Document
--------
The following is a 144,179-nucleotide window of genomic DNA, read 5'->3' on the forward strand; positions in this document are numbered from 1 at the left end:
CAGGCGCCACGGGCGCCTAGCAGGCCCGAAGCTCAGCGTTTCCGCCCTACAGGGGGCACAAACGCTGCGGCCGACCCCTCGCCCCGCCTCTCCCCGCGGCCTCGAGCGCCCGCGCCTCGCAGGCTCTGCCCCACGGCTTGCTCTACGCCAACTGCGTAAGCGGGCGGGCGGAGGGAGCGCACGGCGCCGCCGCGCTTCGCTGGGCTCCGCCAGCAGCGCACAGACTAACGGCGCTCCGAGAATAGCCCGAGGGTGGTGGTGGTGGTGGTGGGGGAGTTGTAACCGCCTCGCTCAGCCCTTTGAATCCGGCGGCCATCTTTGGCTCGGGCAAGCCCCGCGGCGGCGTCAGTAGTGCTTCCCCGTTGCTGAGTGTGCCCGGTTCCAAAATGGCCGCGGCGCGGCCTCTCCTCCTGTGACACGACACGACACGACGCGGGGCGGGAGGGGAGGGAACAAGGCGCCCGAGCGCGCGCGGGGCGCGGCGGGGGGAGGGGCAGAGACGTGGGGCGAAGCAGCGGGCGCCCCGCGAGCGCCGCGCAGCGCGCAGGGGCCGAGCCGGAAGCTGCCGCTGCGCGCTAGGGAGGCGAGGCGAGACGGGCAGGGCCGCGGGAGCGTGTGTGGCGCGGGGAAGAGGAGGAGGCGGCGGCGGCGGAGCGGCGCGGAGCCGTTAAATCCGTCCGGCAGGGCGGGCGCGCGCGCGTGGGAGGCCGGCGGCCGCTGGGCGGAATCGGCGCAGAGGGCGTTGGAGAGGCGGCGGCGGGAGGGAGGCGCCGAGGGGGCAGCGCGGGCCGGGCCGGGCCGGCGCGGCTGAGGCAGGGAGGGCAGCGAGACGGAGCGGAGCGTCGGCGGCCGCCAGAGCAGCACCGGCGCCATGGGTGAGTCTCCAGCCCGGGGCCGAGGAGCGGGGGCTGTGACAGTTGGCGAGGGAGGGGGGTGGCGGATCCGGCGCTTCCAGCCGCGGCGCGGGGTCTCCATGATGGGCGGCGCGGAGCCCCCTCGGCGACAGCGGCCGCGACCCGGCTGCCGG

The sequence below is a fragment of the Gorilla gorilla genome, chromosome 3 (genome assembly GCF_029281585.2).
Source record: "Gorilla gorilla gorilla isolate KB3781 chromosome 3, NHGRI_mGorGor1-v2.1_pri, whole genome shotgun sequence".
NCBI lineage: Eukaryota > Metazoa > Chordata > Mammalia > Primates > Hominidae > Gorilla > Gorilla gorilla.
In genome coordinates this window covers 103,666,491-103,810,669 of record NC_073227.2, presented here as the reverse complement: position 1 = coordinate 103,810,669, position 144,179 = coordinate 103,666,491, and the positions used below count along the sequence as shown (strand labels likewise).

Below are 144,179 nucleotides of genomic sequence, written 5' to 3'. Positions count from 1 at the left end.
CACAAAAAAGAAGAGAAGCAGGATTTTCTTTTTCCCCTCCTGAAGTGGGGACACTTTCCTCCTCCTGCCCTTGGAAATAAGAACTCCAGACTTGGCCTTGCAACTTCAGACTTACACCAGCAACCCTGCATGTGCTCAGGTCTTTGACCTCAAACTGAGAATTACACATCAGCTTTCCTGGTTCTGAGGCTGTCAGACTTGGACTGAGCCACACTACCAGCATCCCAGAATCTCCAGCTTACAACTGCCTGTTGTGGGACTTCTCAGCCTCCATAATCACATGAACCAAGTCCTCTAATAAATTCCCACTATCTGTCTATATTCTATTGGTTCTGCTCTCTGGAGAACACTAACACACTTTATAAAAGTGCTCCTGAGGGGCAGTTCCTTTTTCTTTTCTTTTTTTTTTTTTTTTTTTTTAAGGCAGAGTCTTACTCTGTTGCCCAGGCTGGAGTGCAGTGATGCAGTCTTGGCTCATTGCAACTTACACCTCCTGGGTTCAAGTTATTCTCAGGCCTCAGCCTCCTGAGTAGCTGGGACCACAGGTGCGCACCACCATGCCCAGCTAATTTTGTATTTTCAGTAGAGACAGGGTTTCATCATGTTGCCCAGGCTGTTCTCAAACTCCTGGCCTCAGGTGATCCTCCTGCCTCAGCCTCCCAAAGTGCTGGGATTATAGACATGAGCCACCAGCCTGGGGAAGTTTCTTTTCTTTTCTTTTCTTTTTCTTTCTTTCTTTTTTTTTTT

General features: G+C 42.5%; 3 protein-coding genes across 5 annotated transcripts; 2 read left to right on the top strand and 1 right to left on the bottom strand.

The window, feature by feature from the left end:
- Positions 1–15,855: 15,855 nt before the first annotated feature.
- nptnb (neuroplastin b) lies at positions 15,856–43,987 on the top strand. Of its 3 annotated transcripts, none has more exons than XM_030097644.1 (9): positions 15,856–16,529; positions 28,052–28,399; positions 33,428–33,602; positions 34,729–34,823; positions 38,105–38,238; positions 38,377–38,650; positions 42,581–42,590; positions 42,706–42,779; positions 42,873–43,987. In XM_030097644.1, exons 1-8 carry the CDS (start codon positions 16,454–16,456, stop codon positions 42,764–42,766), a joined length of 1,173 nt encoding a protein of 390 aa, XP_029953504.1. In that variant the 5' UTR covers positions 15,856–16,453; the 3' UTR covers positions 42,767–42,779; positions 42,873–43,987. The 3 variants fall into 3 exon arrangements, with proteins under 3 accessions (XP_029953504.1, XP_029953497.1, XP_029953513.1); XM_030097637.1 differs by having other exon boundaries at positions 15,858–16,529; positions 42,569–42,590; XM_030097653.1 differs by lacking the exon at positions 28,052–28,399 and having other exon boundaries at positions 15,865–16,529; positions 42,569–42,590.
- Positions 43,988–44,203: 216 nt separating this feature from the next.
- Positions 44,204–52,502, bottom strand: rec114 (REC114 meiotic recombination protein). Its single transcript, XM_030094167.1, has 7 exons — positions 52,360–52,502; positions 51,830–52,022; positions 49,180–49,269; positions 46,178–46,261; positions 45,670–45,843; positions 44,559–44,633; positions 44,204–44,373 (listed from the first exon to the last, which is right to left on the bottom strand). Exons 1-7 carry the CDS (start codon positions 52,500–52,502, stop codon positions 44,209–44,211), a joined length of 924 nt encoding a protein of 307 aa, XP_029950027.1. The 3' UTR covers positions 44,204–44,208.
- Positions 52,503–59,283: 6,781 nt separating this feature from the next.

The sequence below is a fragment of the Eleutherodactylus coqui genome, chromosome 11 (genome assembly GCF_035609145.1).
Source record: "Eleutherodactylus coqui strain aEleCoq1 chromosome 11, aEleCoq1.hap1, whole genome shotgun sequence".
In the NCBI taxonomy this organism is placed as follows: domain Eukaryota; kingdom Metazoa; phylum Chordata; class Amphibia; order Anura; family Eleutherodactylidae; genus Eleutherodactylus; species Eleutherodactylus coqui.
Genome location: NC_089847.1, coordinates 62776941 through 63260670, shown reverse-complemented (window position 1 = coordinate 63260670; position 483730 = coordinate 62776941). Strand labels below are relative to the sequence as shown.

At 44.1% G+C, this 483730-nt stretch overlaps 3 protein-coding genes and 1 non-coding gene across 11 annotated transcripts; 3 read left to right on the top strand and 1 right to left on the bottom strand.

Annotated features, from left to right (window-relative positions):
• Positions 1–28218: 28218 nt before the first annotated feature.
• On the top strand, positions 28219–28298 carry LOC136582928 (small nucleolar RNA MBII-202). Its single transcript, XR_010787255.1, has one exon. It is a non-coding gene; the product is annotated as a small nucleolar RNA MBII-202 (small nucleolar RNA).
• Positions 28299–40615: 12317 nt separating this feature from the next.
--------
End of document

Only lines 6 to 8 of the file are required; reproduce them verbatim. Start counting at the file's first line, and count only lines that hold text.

In genome coordinates this window covers 103,666,491-103,810,669 of record NC_073227.2, presented here as the reverse complement: position 1 = coordinate 103,810,669, position 144,179 = coordinate 103,666,491, and the positions used below count along the sequence as shown (strand labels likewise).

Below are 144,179 nucleotides of genomic sequence, written 5' to 3'. Positions count from 1 at the left end.
CACAAAAAAGAAGAGAAGCAGGATTTTCTTTTTCCCCTCCTGAAGTGGGGACACTTTCCTCCTCCTGCCCTTGGAAATAAGAACTCCAGACTTGGCCTTGCAACTTCAGACTTACACCAGCAACCCTGCATGTGCTCAGGTCTTTGACCTCAAACTGAGAATTACACATCAGCTTTCCTGGTTCTGAGGCTGTCAGACTTGGACTGAGCCACACTACCAGCATCCCAGAATCTCCAGCTTACAACTGCCTGTTGTGGGACTTCTCAGCCTCCATAATCACATGAACCAAGTCCTCTAATAAATTCCCACTATCTGTCTATATTCTATTGGTTCTGCTCTCTGGAGAACACTAACACACTTTATAAAAGTGCTCCTGAGGGGCAGTTCCTTTTTCTTTTCTTTTTTTTTTTTTTTTTTTTTAAGGCAGAGTCTTACTCTGTTGCCCAGGCTGGAGTGCAGTGATGCAGTCTTGGCTCATTGCAACTTACACCTCCTGGGTTCAAGTTATTCTCAGGCCTCAGCCTCCTGAGTAGCTGGGACCACAGGTGCGCACCACCATGCCCAGCTAATTTTGTATTTTCAGTAGAGACAGGGTTTCATCATGTTGCCCAGGCTGTTCTCAAACTCCTGGCCTCAGGTGATCCTCCTGCCTCAGCCTCCCAAAGTGCTGGGATTATAGACATGAGCCACCAGCCTGGGGAAGTTTCTTTTCTTTTCTTTTCTTTTTCTTTCTTTCTTTTTTTTTTT